At the University of Southern Denmark, scientists discovered three rare books that were covered with a deadly poison. The books were dated to be from the 16th and 17th century and the covers were covered with arsenic. X-ray analysis of the books held by the school revealed that there was a large concentration of the poison on the front and back covers.
The books were studied because the University discovered that medieval manuscript fragments were used by bookbinders to make their covers. When they tried to identify the Latin texts in the book, they couldn’t identify some of them because of a heavy layer of green paint obscuring the letters. When they studied the paint, they discovered that it was in fact arsenic, one of the most poisonous substances in the world.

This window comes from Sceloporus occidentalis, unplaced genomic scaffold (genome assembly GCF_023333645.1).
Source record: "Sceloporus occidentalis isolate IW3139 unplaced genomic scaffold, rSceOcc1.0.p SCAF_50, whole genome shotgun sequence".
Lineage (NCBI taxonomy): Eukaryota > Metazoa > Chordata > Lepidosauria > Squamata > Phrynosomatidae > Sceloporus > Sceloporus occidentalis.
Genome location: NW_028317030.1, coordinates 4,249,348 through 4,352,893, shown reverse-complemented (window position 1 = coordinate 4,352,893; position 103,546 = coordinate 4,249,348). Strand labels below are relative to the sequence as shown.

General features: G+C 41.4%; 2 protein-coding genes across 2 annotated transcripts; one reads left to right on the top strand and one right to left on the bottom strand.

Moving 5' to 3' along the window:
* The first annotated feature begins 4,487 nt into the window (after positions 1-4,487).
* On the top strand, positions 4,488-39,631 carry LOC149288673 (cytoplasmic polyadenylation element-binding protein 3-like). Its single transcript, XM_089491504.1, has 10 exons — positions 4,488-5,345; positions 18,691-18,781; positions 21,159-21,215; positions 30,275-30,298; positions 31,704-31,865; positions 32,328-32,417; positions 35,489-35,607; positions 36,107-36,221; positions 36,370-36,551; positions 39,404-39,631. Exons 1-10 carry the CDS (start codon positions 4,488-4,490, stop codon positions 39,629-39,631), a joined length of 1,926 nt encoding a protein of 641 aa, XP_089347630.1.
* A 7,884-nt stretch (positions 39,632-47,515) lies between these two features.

“The moment we put the X-ray beam on the green surface we saw the fantastic high amounts of arsenic.” said Kaare Lund Rasmussen, an associate professor at the University of Southern Denmark. Although the poison would be deadly to humans, it is likely that it was applied to the books to protect them against insects and vermin. The three volumes are stored with safety labels in a ventilated cabinet. The university plans to digitize the books to lessen the handling of the poisonous pages.
Because the books were rare, they were often handled with care with the handlers wearing gloves and masks. This could well have saved the lives of the researchers who handled them previously, who were unaware of the toxic covers of the books.